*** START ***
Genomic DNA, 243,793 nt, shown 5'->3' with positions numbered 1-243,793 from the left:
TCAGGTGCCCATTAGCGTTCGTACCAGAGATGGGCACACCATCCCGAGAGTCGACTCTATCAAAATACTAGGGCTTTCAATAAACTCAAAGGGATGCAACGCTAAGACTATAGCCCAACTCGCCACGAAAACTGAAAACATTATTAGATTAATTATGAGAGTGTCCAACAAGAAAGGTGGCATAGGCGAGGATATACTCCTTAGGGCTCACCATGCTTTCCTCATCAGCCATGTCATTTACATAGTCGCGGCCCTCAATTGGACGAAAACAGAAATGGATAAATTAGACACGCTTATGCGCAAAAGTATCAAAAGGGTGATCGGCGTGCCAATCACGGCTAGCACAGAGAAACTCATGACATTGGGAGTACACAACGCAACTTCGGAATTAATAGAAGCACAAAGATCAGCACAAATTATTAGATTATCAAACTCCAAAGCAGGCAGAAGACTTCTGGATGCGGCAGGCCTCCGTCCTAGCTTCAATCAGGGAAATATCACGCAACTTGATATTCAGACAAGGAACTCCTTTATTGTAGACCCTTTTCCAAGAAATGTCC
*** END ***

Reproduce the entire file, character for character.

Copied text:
Genomic DNA, 243,793 nt, shown 5'->3' with positions numbered 1-243,793 from the left:
TCAGGTGCCCATTAGCGTTCGTACCAGAGATGGGCACACCATCCCGAGAGTCGACTCTATCAAAATACTAGGGCTTTCAATAAACTCAAAGGGATGCAACGCTAAGACTATAGCCCAACTCGCCACGAAAACTGAAAACATTATTAGATTAATTATGAGAGTGTCCAACAAGAAAGGTGGCATAGGCGAGGATATACTCCTTAGGGCTCACCATGCTTTCCTCATCAGCCATGTCATTTACATAGTCGCGGCCCTCAATTGGACGAAAACAGAAATGGATAAATTAGACACGCTTATGCGCAAAAGTATCAAAAGGGTGATCGGCGTGCCAATCACGGCTAGCACAGAGAAACTCATGACATTGGGAGTACACAACGCAACTTCGGAATTAATAGAAGCACAAAGATCAGCACAAATTATTAGATTATCAAACTCCAAAGCAGGCAGAAGACTTCTGGATGCGGCAGGCCTCCGTCCTAGCTTCAATCAGGGAAATATCACGCAACTTGATATTCAGACAAGGAACTCCTTTATTGTAGACCCTTTTCCAAGAAATGTCC